Monday, April 22, 2024

In the Right Vicinity

Some local histories just resonate with surnames from our family's history. That, according to the history of Richland Township in Fairfield County, is what I've been noticing as I search for signs of my mother-in-law's roots during the early years of Ohio's statehood.

Among the earliest settlers in that vicinity, according to one 1912 book, History of Fairfield County, Ohio, and Representative Citizens, were these: Wiseman, Turner, Stephenson, Ijams. All of these, I already know, fall handily into what some genealogists call the "F.A.N. Club" of my mother-in-law's fourth great-grandmother Elizabeth Howard and her husband, William Ijams. Or, to look at this report from the eyes of another genealogical phrase, "cluster genealogy," those surnames lead us to the right cluster.

To see that cluster a bit more clearly, though, we need to take a detour from our main research goal to explore what brought those families from their previous, distant residences to their new homes in the formative years of Ohio's Fairfield County. In a word, that gathering force was religion.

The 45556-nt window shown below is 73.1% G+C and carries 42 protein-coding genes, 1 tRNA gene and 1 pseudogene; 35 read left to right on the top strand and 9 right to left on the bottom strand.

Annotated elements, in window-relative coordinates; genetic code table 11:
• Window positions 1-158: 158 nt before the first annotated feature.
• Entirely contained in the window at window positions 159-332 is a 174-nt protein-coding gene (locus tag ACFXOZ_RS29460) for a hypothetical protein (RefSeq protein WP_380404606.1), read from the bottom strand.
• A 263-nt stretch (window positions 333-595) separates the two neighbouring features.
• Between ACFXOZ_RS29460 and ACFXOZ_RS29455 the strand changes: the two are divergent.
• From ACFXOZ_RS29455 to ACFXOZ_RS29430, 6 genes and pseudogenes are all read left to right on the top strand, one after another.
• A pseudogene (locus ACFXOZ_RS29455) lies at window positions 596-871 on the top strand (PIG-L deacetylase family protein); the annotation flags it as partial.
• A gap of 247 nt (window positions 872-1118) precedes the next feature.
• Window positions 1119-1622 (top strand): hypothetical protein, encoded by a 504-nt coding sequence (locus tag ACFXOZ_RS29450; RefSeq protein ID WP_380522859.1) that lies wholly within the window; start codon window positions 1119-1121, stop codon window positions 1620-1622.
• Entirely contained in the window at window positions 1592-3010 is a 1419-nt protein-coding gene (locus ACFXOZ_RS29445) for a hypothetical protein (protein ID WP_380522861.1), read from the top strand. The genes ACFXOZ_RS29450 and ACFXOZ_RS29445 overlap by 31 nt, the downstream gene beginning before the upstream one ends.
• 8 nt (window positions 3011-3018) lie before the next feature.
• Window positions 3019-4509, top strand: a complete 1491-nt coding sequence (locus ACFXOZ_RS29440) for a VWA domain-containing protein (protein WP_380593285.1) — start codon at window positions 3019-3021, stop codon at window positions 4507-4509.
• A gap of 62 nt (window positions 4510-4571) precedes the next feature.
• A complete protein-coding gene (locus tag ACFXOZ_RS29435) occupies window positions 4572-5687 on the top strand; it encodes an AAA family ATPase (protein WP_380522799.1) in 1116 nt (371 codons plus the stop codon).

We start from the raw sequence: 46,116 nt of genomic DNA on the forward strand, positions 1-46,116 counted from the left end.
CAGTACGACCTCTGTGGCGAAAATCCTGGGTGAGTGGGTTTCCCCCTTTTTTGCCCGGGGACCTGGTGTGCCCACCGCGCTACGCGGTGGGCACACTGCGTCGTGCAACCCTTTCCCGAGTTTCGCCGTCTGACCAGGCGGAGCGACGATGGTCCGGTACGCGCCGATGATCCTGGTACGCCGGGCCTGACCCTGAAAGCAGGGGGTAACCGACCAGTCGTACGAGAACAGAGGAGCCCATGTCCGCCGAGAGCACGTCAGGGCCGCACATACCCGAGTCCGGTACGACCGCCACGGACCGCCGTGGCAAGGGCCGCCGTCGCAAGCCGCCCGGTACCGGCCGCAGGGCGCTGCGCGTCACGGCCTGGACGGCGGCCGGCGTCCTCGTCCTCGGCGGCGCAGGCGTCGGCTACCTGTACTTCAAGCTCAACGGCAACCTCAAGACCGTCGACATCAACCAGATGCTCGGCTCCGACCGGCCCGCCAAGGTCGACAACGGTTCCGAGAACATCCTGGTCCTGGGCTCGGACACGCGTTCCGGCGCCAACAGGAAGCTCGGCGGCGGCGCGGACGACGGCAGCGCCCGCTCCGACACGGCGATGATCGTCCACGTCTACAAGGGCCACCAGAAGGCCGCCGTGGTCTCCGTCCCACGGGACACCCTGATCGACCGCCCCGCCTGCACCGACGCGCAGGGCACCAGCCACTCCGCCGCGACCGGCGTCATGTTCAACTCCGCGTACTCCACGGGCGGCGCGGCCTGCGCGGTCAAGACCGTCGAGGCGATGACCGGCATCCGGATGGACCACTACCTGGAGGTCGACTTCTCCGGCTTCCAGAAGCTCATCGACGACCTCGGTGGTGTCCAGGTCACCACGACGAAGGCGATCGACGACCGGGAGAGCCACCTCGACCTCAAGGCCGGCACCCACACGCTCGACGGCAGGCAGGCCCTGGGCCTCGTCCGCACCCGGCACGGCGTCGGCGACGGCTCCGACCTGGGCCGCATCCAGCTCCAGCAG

That same 1912 history book noted that the township—indeed, the whole of Fairfield County—saw "the early organization of religious societies and churches," but the first of such meetings were held before any church buildings could be erected. Those meetings were held "in the log cabins of the settlers."

In another book, Pioneer Period and Pioneer People of Fairfield County, Ohio, published in 1901, author C. M. L. Wiseman noted that the church in question—at least for my mother-in-law's family—was Methodist. Included in a list of those who attended services in that early church prior to 1805 were:

Daniel Stevenson and wife, Isaac and Thomas Ijams, John J. Jackson, John Sunderland, Edward Teal...William Turner.

Perhaps you, as I do, see that cluster of familiar surnames taking shape—the very surnames I've been following as we look for the matrilineal descendants of Elizabeth Howard and her husband, William Ijams.

When attendance overtook building capacity, church meetings were held out of doors in 1803, and then again in 1807, a year said to have drawn over one thousand people to such a "camp meeting." The site of the camp meetings, and the log cabin itself, was noted as "near the old graveyard" and "in sight of the home of Daniel Stevenson." Before we explore further how these surnames intertwine with the daughters of Elizabeth Howard and William Ijams, let's take a step back, tomorrow, to learn a bit more about what that author meant in 1901 when he talked about the old graveyard. 

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